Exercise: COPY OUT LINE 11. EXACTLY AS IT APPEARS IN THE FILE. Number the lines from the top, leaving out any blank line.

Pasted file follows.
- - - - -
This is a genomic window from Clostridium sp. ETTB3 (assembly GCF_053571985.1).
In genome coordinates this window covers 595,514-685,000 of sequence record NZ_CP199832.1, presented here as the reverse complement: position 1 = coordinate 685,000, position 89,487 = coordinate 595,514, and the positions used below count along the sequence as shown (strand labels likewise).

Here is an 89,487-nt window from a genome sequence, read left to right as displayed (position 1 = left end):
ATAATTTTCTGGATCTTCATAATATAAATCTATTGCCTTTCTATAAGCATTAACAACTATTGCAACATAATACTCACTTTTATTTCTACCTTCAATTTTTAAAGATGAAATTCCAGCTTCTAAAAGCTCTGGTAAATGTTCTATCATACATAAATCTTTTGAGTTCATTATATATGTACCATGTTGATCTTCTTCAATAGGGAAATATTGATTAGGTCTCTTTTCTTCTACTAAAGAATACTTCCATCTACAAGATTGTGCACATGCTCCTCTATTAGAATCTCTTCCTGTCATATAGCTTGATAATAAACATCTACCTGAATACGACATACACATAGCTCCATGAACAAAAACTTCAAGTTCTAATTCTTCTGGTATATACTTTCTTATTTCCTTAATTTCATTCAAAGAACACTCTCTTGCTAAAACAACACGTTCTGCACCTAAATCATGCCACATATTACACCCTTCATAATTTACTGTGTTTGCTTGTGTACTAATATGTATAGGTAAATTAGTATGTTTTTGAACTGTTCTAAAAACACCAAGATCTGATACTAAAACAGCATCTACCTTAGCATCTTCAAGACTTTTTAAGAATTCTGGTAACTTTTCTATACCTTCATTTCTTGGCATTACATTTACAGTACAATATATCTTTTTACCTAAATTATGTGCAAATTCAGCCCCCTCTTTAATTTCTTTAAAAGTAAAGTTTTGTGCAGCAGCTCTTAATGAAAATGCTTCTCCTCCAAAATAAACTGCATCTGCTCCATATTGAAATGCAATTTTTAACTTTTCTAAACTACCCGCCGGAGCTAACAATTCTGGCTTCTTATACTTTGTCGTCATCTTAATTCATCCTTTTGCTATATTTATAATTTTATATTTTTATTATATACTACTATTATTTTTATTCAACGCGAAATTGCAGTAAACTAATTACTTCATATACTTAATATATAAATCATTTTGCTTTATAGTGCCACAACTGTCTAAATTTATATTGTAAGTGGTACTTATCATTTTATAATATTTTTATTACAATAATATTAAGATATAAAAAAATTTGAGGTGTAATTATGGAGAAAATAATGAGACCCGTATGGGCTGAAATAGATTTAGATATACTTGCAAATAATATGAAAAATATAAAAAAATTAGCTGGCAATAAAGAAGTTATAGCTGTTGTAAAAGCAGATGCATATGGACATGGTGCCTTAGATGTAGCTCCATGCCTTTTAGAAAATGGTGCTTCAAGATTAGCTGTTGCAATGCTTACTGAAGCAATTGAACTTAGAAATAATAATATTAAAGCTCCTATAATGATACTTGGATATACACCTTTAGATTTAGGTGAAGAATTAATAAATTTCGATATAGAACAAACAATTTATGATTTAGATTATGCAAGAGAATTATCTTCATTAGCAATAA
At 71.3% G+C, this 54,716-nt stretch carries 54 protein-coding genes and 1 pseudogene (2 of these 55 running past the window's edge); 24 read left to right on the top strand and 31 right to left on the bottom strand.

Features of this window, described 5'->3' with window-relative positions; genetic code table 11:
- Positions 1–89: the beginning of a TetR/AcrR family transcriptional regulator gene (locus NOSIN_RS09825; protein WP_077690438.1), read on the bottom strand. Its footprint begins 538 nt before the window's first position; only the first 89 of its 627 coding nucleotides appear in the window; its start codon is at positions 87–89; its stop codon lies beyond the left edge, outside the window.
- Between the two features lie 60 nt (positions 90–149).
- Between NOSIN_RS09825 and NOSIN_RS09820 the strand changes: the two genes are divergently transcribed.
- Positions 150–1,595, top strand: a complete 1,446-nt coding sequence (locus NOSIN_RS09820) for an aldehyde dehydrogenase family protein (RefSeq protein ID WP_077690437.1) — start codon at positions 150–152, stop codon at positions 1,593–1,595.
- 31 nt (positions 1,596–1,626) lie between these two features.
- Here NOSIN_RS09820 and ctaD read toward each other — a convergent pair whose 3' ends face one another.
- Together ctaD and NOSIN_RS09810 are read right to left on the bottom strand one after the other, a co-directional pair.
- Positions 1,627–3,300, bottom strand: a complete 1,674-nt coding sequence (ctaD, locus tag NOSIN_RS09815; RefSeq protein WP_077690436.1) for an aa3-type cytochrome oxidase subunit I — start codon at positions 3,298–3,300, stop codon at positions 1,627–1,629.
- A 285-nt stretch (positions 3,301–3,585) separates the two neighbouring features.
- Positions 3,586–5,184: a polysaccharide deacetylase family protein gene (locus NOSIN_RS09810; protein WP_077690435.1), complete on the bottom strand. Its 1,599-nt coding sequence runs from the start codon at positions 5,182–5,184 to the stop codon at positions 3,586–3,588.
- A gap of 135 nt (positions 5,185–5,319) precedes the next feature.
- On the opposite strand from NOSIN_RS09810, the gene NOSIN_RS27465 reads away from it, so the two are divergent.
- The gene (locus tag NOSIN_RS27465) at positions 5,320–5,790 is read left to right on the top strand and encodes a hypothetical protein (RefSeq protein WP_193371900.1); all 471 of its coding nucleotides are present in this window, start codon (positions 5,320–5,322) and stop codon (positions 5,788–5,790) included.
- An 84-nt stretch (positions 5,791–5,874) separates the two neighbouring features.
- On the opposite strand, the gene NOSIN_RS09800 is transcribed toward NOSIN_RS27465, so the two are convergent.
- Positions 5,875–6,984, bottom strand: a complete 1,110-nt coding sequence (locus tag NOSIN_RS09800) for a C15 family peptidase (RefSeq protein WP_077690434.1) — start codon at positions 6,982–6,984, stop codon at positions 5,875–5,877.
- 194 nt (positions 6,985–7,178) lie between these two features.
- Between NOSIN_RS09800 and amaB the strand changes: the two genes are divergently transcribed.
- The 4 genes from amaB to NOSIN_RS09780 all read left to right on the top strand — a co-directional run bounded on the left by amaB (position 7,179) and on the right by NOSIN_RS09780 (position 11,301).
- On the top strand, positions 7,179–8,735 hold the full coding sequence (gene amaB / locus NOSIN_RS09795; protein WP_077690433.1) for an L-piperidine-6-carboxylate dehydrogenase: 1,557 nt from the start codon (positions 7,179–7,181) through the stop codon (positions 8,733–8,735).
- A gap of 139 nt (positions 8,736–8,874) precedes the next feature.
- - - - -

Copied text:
- 31 nt (positions 1,596–1,626) lie between these two features.